Tuesday, June 30, 2015

The Drinking Habits of Our Founding Fathers

As we all know, beer was safer to drink during colonial times than water was.  And it was a major dietary staple from the cradle to the grave.  Infants were fed it, and it was recommended to breast feeding mothers.  In the formative colonial years, beer was brewed at home and most households built a brewroom on the side of their house.  Hops grew wild in the forests around the towns, which was a huge plus for these homebrewers.  As currency was established in the colonies and trade was possible with England, taverns began to pop up.  Taverns were not just a place to get a drink, but to socialize and hold meetings.  The tavern actually became one of the most important meeting places a town could have.  And, many of the constitutional ideas were formed in taverns. (As we know, Thomas Jefferson wrote the first draft of the Declaration of Independence.  But did you know that he wrote it while drinking Madeira at his usual table in the Indian Queen Tavern in Philadelphia?)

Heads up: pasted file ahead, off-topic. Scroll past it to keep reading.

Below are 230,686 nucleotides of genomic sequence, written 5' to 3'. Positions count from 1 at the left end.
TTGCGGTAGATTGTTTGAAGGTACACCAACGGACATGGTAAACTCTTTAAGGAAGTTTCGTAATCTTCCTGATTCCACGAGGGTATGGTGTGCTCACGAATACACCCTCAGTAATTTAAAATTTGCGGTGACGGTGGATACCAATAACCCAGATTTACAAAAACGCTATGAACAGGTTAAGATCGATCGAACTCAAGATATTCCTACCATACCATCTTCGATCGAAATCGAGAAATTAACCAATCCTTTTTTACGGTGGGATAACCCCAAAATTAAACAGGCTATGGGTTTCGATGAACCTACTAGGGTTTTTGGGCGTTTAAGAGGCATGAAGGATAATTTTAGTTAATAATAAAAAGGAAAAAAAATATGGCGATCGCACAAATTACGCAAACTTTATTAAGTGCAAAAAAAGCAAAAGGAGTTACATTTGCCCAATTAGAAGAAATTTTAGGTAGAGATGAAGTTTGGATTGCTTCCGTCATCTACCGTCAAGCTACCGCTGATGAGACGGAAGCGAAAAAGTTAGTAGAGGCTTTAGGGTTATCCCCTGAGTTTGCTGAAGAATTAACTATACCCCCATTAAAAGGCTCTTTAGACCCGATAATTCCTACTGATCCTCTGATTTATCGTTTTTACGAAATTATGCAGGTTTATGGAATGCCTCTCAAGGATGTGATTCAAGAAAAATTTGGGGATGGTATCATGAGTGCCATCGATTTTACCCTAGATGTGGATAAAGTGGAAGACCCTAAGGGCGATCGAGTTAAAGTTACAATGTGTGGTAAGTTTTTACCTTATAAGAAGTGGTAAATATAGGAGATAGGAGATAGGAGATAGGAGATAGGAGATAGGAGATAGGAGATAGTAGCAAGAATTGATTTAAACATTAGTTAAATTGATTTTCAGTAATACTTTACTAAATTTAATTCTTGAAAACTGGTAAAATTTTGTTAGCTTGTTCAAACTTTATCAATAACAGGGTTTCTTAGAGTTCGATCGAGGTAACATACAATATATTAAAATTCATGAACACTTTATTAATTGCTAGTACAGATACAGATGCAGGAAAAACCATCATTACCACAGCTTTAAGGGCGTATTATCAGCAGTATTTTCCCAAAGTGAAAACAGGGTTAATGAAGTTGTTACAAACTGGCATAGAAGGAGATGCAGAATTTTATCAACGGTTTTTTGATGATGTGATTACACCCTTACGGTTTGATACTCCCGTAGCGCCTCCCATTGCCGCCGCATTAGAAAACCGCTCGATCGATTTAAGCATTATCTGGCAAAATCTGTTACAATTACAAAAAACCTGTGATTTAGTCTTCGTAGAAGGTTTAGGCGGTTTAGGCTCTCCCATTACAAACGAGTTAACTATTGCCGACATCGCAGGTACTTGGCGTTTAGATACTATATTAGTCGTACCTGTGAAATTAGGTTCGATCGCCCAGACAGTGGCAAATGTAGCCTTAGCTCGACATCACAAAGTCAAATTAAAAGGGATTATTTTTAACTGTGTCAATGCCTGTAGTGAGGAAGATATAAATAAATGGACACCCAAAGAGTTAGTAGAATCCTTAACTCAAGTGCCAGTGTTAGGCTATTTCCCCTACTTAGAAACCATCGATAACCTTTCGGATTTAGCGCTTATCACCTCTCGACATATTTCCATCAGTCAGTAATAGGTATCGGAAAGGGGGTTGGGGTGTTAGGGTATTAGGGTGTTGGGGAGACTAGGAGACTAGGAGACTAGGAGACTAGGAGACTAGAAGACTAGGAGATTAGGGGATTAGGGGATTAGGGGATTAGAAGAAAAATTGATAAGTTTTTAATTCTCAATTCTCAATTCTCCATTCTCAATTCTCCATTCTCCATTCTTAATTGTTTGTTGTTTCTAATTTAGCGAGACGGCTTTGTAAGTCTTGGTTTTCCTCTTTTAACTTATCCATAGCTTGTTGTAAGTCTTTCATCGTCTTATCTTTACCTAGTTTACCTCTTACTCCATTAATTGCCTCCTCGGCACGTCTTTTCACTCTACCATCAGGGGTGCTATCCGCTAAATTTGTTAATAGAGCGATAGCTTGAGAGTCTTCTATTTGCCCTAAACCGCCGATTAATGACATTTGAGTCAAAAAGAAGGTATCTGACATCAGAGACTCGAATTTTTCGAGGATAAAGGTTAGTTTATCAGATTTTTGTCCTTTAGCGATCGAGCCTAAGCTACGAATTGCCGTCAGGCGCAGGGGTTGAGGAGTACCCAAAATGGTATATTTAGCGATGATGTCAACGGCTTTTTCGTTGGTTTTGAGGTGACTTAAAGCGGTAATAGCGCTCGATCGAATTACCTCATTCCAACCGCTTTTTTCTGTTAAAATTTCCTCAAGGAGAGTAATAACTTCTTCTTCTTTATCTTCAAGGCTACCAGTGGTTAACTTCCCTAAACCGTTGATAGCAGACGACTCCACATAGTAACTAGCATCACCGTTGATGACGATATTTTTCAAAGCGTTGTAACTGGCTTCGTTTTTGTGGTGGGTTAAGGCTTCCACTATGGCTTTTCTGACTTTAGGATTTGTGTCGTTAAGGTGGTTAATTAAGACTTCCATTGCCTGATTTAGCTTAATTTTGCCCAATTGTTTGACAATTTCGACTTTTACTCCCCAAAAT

But how do we really know that the founding fathers as a group drank a lot?  Well, believe it or not, there are records of their shenanigans.  In 1787, two days before they signed the Constitution, the 55 delegates to the convention went to a local tavern. According to the bill, they drank 54 bottles of Madeira, 60 bottles of claret, 8 whiskeys, 22 porters, eight hard ciders, 12 bottles of beer and 7 bowls of alcoholic punch.  They did have a reason to celebrate!!  And keep in mind, that may seem like a lot, but the average American at the time drank many more the times as Americans of today do. Getting drunk, but not losing control, was much more acceptable than it is today.

So there you have it!  As we celebrate our nation, don't forget to drink a beer ...  it's a tradition!

(Handbrewed Soaps is NOT endorsing getting drunk, just to celebrate... responsibly!)



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